Animal rights took a huge leap forward late last month when India’s environmental ministry ruled that dolphins could not be held in captivity due to their intelligence and apparent self-awareness. Indeed, by terming dolphins “non-human persons,” India’s version of the Environmental Protection Agency has opened not just a new chapter in how the second-most populous country on Earth treats animals, but reopened a debate on man’s vision of himself as master of the natural world.
This giant leap forward for Flipper-kind comes, as so much progress does these days, from the world of scientific research. In February of 2010, for instance, biologists convened for a panel discussion on cetacean – i.e. dolphins and whales – intelligence and its implications for public policy during the annual meeting of the American Association for the Advancement of Science. There, researchers summed up the extensive scientific evidence on these creatures self-awareness for the scientific community.
Science demonstrated, said these researchers, that dolphins and whales exhibited all the characteristics of personhood that humans do. Bottlenose dolphins, for instance, have very large brains – about 300 grams larger than humans – and have a larger brain-to-body-weight ratio than most apes. Moreover, the dolphin neocortex, where most higher-order functions are located in the human brain, is very large and well developed, and even includes neural formations that, in humans and apes, are linked to emotion, social cognition and something psychologists call “theory of mind” – the ability to understand and act upon what others might be thinking.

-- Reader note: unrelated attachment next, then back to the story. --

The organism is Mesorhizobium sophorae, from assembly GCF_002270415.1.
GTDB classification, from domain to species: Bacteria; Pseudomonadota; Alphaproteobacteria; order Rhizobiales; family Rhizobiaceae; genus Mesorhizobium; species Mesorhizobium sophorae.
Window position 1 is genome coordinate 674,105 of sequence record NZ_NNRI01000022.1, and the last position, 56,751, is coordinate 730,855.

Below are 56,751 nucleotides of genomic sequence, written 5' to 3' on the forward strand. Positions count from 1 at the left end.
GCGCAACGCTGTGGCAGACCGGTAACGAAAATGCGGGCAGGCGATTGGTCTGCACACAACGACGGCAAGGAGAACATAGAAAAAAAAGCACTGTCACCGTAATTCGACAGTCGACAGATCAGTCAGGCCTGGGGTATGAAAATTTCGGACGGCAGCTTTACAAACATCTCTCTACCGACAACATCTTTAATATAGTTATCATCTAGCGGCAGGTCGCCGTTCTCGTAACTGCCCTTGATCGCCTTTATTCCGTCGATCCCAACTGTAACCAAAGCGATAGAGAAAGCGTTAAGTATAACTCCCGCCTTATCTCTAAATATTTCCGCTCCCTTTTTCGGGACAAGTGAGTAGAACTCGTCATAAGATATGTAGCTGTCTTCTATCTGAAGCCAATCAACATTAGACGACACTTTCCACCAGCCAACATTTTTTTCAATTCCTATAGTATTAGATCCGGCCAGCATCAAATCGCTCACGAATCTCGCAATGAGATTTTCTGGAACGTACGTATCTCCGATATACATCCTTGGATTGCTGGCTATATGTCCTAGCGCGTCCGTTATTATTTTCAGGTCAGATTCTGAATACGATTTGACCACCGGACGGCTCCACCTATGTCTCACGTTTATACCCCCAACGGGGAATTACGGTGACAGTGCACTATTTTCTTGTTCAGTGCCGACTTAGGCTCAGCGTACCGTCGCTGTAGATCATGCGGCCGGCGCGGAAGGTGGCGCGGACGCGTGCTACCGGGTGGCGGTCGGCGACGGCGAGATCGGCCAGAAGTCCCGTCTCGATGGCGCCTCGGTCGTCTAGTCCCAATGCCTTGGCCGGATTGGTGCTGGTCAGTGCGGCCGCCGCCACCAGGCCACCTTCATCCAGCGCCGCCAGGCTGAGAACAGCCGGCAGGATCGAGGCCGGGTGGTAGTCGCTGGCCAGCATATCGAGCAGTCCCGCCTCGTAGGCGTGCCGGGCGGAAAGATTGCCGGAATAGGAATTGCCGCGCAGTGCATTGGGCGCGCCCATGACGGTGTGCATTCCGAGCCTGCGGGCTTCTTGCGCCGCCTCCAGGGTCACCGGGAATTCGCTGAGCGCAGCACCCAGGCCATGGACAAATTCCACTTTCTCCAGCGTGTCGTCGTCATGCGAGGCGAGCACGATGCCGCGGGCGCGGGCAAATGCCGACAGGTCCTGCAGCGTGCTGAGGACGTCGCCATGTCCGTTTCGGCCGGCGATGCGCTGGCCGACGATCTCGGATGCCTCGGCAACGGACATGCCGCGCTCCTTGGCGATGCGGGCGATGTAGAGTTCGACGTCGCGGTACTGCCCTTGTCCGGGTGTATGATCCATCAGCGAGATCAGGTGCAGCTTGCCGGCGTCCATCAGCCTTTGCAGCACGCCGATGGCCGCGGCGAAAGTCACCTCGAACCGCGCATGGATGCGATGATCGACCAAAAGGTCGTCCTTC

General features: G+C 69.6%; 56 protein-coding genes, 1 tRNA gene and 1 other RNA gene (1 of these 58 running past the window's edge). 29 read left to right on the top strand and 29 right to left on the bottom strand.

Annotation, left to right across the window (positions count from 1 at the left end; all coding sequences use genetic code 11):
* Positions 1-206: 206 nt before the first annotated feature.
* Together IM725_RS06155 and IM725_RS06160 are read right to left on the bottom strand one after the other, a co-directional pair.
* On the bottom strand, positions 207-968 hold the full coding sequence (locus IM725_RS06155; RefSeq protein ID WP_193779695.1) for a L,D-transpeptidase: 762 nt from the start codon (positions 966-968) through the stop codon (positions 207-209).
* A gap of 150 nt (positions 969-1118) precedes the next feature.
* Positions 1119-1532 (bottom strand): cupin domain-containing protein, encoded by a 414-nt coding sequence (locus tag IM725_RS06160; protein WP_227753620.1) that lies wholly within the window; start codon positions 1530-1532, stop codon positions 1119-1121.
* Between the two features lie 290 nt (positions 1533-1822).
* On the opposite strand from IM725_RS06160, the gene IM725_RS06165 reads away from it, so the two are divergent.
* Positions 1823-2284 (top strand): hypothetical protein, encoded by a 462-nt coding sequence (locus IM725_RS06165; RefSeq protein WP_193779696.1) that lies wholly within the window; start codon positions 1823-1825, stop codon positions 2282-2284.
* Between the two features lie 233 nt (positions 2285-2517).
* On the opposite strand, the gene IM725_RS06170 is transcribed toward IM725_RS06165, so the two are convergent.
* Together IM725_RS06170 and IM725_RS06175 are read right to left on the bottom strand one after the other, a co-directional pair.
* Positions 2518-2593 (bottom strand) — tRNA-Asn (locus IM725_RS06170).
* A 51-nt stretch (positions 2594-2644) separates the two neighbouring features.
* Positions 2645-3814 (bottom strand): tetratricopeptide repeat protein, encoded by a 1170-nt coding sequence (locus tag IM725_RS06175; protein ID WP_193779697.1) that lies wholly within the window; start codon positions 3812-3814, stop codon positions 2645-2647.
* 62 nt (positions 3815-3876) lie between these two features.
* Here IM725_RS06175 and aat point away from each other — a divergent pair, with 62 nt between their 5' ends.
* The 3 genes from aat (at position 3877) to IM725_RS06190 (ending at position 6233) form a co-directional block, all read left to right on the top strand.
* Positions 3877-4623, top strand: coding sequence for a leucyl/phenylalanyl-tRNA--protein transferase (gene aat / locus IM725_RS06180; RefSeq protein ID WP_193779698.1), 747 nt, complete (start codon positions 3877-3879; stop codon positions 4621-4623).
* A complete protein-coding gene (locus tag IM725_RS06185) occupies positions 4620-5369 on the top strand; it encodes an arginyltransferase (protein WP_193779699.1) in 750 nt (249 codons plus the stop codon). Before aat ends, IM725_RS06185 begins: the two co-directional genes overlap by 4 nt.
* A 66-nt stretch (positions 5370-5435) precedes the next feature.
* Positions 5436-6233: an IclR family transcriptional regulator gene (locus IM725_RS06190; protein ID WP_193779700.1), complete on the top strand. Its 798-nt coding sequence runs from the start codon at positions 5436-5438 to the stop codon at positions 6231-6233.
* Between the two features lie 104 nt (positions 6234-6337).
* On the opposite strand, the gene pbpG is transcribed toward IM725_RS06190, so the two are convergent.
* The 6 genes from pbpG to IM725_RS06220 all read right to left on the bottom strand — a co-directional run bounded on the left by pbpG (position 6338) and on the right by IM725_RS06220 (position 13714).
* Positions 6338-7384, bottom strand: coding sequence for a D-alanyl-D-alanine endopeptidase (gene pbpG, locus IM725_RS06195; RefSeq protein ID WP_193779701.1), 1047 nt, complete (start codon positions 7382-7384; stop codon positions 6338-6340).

As a result of this impressive brainpower, dolphin behavior is recognized by scientists as being extraordinarily complex. They recognize themselves in mirrors – something very few animal species can do – as well as understand complex gestures, use tools, and communicate desires and intentions to human handlers, say scientists. In the wild, dolphins have been shown even to engage in a form of cetacean politics whereby genetically unrelated males form long-term alliances for purposes of hunting and mate acquisition. Huge groups of contending dolphin alliances, each with hundreds of individual members, have been well documented by researchers. All this points to a creature that is very self-aware and intelligent – at least as intelligent as young human children.
Chimps know about ‘justice,’ and other mind-blowing discoveries
A similar level of cognitive ability and self-awareness has also been widely demonstrated in other large-brained social animals as well. Our closest evolutionary cousins – chimpanzees and bonobos – whom both share about 97 or 98 percent of our genetic code, exhibit traits which are eerily… human.
These creatures are not only highly intelligent – chimpanzee two-year-olds are easily smarter than a human two-year-old – but also exhibit “higher-order characteristics” that look very much like the human concepts of fair play, justice and morality.